Battles, 4:35 PM Green stage When Tyondai Braxton, who cofounded Battles in 2002, announced his departure in August, I was dubious about the group’s future. Based partly on Braxton’s stylistically slippery 2009 solo album, Central Market, I assumed he’d been the guiding force behind the genre-averse sound the quartet created on 2007’s Mirrored. But the remaining members—guitarist Ian Williams, bassist Dave Konopka, and drummer John Stanier—proved me wrong with this year’s Gloss Drop (Warp), pushing Battles further into turf all their own. They brought in a few guest vocalists to compensate for Braxton’s absence—techno producer Matias Aguayo, Blonde Redhead front woman Kazu Makino, new-wave relic Gary Numan, Boredoms kingpin Yamantaka Eye—but the instruments burst with so much personality, colliding daring ideas and unclassifiable sounds, that the music would sound great without any singing. There are clearly plenty of electronics and keyboards, but it’s hard to say where they leave off and the guitars start up—trying to figure out which noise is coming from where is wonderfully puzzling. Onstage the band uses their guests’ prerecorded vocal tracks, usually synched to projected video of the singers delivering their parts. —Peter Margasak

Curren$y, 5:30 PM Blue stage Over the past decade Curren$y has worked the likes of No Limit, Young Money, and Roc-a-Fella, but the popularity he’s earned outside the rap world has little to do with those name-brand labels. He’s largely made his own way by killing it on the mix-tape circuit and putting on berserk live shows—true to New Orleans’s well-deserved reputation for producing the best onstage performers in hip-hop. —Miles Raymer

Thurston Moore, 5:30 PM Red stage He’s known for his weird tunings and aggressive feedback in Sonic Youth, but Thurston Moore has a fondness for melody too—ever since 1985’s Bad Moon Rising he’s used his awkward voice to sketch surprisingly catchy hooks. Reviewers have taken to calling his new Demolished Thoughts (Matador) a folk record, and certain interludes do recall Pentangle—but it’s also just an amp and a power outlet away from sounding like the lyrical parts of a late-period Sonic Youth album. The songs emphasize Moore’s gentler side (as well as his limitations as a singer), and the arrangements gain depth from the melancholy violin of Samara Lubelski and the austere harp of Mary Lattimore. The touring lineup, which adds second guitarist Keith Wood and drummer John Maloney, sounded pretty electric on Late Night With Jimmy Fallon last month. —Peter Margasak

Credit: Daniel Coston

Guided by Voices, 6:25 PM Green stage Guided by Voices didn’t wait as long as a lot of bands to re-form; they called it a day in 2004, then reunited for Matador’s 21st anniversary shindig last fall. This mid-90s version of the band, dubbed the “classic lineup” (with a logo inspired by Coca-Cola Classic), is arguably the one that propelled them to greatness. Not only did each album from that era include an armful of Robert Pollard’s shattered anthems and stunted art-rock epics, sung in a faux English accent (as have all of GBV’s records), they were also elevated by a couple tracks of sweetly soulful pure pop by guitarist Tobin Sprout. And onstage, no incarnation of the band since then has matched the spectacles of guitarist Mitch Mitchell spinning in circles like a tail-chasing terrier and bassist Greg Demos resplendent in his striped pants. It’s the real thing. —Bill Meyer

Das Racist, 6:30 PM Blue stage After Das Racist went viral with the single “Combination Pizza Hut & Taco Bell”—basically an existential joke fit for Dr. Demento—lots of folks assumed that Himanshu Kumar Suri and Victor Vazquez were just two dumb stoners. But in fact they’re two dangerously brilliant stoners who happen to be really good at playing dumb. (The group is now a trio, having made hype man Ashok “Dap” Kondabolu a full-fledged member.) Pick apart the obscure references, deadpan puns, and double entendres in their dense blocks of verbiage and you’ll usually find an under­lying thesis you’d sooner expect in a scholarly article on Derrida and post­colonialism than on a rap mix tape. Or you could just turn off your brain and jam along, since the songs are perfectly fine for that too. Also tonight at Lincoln Hall, sold out. —Miles Raymer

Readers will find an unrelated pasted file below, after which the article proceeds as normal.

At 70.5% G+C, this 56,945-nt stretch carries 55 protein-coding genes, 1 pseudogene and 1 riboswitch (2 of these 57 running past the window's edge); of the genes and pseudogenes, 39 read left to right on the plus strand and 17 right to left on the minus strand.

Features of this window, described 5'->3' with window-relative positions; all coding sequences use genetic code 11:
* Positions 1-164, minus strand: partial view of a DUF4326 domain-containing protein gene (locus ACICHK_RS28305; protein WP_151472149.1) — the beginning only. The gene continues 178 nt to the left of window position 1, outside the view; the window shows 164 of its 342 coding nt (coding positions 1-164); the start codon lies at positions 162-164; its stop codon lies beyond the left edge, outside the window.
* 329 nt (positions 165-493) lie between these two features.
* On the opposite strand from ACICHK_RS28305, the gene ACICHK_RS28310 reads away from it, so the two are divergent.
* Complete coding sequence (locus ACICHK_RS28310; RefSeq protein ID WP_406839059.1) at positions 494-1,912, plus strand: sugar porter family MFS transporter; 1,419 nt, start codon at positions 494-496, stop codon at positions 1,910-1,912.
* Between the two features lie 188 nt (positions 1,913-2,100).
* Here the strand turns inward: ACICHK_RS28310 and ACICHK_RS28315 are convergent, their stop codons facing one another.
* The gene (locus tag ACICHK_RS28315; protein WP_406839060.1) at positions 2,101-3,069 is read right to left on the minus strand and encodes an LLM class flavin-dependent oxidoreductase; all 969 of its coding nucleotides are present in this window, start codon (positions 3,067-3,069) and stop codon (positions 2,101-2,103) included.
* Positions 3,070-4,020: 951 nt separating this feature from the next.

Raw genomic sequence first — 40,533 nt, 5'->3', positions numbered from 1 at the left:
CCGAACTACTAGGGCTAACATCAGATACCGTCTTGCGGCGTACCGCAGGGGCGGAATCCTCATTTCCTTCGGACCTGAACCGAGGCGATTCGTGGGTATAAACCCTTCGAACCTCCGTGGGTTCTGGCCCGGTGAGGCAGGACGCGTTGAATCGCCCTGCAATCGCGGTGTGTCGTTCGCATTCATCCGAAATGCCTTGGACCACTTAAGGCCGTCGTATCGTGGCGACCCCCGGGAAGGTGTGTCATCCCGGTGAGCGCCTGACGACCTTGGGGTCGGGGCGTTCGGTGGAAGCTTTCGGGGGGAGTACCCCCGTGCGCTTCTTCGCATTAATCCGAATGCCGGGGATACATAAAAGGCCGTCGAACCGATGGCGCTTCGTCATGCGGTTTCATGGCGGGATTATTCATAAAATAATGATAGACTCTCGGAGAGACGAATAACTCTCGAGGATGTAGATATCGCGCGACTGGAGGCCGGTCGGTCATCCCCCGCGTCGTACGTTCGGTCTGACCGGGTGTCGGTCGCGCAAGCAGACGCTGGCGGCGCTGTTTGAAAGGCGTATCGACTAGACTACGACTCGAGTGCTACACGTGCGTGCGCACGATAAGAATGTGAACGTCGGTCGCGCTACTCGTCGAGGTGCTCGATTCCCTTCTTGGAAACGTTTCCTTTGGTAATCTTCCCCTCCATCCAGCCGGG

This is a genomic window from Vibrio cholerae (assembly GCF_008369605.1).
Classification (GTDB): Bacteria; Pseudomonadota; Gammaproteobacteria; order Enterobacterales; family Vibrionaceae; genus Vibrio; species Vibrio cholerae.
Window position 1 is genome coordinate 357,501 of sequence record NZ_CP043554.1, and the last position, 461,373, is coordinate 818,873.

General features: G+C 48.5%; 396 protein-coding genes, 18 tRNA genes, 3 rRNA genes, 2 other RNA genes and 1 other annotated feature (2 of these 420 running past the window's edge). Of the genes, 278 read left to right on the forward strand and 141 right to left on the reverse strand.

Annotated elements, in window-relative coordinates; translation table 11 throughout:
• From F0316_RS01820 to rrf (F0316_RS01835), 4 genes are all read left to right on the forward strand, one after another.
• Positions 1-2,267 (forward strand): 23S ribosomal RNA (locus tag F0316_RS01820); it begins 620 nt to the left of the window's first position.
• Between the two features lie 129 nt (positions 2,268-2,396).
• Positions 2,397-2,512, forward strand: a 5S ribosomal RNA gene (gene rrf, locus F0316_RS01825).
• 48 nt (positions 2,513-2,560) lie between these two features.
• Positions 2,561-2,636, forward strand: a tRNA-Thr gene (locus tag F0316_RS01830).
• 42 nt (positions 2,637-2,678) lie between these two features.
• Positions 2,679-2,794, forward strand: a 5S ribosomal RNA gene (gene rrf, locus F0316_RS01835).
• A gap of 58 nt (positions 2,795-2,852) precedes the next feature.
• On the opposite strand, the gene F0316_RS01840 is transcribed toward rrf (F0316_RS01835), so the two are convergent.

Credit: Jason Creps

Neko Case, 7:20 PM Red stage Lots of things are compelling about Neko Case, but none so much as her voice. With its fullness and precision, it’s the force that animates her music, and on 2009’s Middle Cyclone (Anti-) it sounds better than ever. Case uses her dead-on ear for phrasing to make sudden, perfectly timed melodic leaps, and her songs unfold intuitively rather than, say, simply sticking to the verse for four lines and then moving to the chorus for two. Case sings about troubled love more directly and personally than she has in the past, at one point coming right out and saying, “The next time you say forever, I will punch you in your face.” She recently dueted with Nick Cave on a cover of the Zombies classic “She’s Not There” for the TV show True Blood, upstaging her partner and proving once again that she can gobble up any kind of song. —Peter Margasak

Credit: Dan Wilton

James Blake, 7:30 PM Blue stage I sat out the debate among dubstep fans about whether James Blake is a charlatan because the music on his self-titled debut flirts so shamelessly with pop. It still strikes me as a stupid argument—what the naysayers call selling out looks like creative ambition to me. Blake’s album grabbed me on first listen and has grown more resonant with repeated spins, reminding me of the homemade late-90s electronic soul of fellow Brit Lewis Taylor. He isn’t a particularly strong singer, and calling his lyrics slight is probably too kind, but he works around his limitations brilliantly—he uses multitracked vocals, some of them nonverbal, to harmonize with himself, creating rich layers of multicolored sound. Blake’s vocal melodies and programming—beats, synths, even some actual piano chords—greatly enhance each other, turning his rhythms into hooks and his singing into a vivid, intricate abstraction. —Peter Margasak